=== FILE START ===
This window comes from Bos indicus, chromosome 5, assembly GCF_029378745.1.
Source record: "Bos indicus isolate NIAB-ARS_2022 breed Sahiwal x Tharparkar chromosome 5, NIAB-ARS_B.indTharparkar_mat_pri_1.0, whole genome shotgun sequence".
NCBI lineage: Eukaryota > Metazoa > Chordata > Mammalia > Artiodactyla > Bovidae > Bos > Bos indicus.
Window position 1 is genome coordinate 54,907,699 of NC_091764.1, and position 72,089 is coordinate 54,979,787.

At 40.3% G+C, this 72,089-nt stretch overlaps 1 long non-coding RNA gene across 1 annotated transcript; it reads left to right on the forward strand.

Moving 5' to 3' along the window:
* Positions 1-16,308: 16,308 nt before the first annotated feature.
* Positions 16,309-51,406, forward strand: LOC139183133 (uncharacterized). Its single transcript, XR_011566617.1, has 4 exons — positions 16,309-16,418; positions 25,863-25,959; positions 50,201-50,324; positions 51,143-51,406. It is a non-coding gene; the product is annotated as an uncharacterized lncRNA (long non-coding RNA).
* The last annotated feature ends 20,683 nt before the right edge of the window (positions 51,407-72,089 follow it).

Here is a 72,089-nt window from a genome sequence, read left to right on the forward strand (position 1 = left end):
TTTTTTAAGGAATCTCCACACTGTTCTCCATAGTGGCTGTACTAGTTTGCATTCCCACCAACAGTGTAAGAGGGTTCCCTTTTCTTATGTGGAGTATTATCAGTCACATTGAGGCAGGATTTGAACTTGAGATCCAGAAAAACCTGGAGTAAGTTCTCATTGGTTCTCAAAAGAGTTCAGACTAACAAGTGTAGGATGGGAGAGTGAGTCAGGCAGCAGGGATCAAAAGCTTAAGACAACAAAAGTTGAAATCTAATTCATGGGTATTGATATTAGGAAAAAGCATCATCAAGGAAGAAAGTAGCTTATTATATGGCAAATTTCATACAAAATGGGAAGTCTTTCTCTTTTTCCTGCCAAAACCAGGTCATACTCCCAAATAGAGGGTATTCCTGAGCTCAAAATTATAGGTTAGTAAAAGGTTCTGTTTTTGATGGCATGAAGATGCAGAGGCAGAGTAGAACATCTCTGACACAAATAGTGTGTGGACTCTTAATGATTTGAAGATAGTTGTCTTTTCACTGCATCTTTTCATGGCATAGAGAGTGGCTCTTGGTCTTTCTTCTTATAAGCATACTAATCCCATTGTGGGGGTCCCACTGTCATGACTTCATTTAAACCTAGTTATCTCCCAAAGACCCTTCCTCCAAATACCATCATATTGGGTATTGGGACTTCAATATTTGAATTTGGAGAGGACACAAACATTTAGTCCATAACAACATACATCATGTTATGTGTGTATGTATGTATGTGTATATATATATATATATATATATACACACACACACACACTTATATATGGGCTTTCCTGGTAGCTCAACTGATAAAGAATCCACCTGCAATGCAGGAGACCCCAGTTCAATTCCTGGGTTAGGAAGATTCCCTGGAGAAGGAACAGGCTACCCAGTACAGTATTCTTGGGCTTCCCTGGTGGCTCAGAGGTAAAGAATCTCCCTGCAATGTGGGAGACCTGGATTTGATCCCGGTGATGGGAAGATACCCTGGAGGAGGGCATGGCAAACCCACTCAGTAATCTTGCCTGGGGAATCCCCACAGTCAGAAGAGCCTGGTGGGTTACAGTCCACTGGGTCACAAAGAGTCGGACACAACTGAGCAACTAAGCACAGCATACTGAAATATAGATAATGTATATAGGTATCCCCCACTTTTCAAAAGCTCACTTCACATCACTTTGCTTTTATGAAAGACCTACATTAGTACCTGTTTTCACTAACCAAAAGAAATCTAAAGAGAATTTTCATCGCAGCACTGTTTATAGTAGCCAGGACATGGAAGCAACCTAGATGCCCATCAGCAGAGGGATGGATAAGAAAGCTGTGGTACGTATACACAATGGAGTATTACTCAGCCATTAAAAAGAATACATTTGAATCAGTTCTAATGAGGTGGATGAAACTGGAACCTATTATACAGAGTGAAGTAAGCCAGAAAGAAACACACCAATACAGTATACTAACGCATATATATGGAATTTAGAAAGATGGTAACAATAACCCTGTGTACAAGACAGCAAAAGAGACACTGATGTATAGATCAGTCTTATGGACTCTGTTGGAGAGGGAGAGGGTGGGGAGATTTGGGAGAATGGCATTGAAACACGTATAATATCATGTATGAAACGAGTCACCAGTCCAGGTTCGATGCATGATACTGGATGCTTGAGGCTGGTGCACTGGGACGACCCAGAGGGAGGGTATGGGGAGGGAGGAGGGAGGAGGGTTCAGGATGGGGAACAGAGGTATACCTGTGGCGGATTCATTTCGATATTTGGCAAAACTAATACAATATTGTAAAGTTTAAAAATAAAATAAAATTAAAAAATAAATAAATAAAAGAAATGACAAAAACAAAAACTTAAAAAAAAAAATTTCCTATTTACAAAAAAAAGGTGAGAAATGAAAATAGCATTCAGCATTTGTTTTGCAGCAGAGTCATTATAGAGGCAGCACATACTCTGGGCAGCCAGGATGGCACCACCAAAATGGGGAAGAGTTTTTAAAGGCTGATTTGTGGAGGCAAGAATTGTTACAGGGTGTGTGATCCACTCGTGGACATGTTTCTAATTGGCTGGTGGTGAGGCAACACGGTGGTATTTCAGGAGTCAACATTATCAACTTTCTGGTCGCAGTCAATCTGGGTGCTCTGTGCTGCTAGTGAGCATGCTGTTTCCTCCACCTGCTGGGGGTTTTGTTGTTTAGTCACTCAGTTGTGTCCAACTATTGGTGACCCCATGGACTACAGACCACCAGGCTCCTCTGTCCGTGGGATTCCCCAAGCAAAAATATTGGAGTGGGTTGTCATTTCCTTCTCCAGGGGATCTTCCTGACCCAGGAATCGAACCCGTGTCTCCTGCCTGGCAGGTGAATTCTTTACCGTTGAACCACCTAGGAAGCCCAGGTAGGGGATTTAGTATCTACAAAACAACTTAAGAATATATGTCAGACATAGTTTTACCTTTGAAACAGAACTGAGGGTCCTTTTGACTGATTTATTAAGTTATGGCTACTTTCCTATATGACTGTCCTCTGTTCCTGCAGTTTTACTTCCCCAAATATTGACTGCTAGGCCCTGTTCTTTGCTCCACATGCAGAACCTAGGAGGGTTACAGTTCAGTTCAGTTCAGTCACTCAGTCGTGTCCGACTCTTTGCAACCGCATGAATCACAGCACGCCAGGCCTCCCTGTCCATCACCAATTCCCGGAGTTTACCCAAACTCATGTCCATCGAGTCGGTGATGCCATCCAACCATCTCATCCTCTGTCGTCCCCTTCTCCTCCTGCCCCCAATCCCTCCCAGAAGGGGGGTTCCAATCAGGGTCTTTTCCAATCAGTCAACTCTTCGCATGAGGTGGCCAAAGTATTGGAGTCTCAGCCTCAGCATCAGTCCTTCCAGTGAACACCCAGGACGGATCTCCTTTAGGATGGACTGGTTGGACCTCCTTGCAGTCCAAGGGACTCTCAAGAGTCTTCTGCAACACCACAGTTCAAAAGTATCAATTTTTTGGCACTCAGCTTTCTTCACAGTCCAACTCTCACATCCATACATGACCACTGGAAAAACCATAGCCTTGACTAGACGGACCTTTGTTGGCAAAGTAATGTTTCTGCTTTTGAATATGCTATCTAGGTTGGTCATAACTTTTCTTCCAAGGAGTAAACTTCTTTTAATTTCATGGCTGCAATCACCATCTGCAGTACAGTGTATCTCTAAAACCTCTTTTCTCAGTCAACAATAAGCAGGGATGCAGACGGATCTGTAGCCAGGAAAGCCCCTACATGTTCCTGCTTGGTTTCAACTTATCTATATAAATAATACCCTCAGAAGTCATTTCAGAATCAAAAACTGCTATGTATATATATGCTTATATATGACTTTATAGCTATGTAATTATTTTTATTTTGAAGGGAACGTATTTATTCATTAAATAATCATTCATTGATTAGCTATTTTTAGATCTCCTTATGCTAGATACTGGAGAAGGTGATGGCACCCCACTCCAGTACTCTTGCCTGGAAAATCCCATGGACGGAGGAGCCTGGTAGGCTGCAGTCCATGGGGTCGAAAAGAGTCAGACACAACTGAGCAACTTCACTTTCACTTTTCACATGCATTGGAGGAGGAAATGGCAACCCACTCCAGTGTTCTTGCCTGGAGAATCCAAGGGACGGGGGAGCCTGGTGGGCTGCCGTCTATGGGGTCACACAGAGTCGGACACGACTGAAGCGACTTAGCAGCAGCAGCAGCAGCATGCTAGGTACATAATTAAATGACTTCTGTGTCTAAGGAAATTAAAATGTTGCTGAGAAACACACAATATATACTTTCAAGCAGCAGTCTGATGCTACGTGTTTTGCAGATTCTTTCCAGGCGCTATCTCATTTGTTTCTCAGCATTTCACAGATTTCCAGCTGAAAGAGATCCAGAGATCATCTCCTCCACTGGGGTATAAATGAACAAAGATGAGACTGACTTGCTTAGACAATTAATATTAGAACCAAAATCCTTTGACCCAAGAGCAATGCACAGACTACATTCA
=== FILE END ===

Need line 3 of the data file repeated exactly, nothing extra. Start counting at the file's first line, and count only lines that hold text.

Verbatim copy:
NCBI lineage: Eukaryota > Metazoa > Chordata > Mammalia > Artiodactyla > Bovidae > Bos > Bos indicus.